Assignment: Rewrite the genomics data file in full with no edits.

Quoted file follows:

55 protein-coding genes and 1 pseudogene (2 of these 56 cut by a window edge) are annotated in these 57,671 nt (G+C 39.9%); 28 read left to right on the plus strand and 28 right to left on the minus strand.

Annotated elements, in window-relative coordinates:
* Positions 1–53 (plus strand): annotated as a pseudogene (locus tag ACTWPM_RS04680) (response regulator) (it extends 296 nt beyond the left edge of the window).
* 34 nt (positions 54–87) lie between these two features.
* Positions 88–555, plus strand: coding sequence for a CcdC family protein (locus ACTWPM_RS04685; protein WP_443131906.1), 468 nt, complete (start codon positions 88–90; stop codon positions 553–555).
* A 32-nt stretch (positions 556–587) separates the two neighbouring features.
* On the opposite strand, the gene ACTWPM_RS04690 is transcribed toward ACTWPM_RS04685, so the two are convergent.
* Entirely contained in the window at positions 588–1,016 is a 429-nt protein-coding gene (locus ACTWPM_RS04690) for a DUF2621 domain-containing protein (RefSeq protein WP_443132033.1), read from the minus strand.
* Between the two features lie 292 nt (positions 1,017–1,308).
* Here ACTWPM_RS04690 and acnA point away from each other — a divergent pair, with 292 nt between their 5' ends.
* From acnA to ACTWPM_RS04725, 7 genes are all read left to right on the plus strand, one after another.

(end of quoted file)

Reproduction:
55 protein-coding genes and 1 pseudogene (2 of these 56 cut by a window edge) are annotated in these 57,671 nt (G+C 39.9%); 28 read left to right on the plus strand and 28 right to left on the minus strand.

Annotated elements, in window-relative coordinates:
* Positions 1–53 (plus strand): annotated as a pseudogene (locus tag ACTWPM_RS04680) (response regulator) (it extends 296 nt beyond the left edge of the window).
* 34 nt (positions 54–87) lie between these two features.
* Positions 88–555, plus strand: coding sequence for a CcdC family protein (locus ACTWPM_RS04685; protein WP_443131906.1), 468 nt, complete (start codon positions 88–90; stop codon positions 553–555).
* A 32-nt stretch (positions 556–587) separates the two neighbouring features.
* On the opposite strand, the gene ACTWPM_RS04690 is transcribed toward ACTWPM_RS04685, so the two are convergent.
* Entirely contained in the window at positions 588–1,016 is a 429-nt protein-coding gene (locus ACTWPM_RS04690) for a DUF2621 domain-containing protein (RefSeq protein WP_443132033.1), read from the minus strand.
* Between the two features lie 292 nt (positions 1,017–1,308).
* Here ACTWPM_RS04690 and acnA point away from each other — a divergent pair, with 292 nt between their 5' ends.
* From acnA to ACTWPM_RS04725, 7 genes are all read left to right on the plus strand, one after another.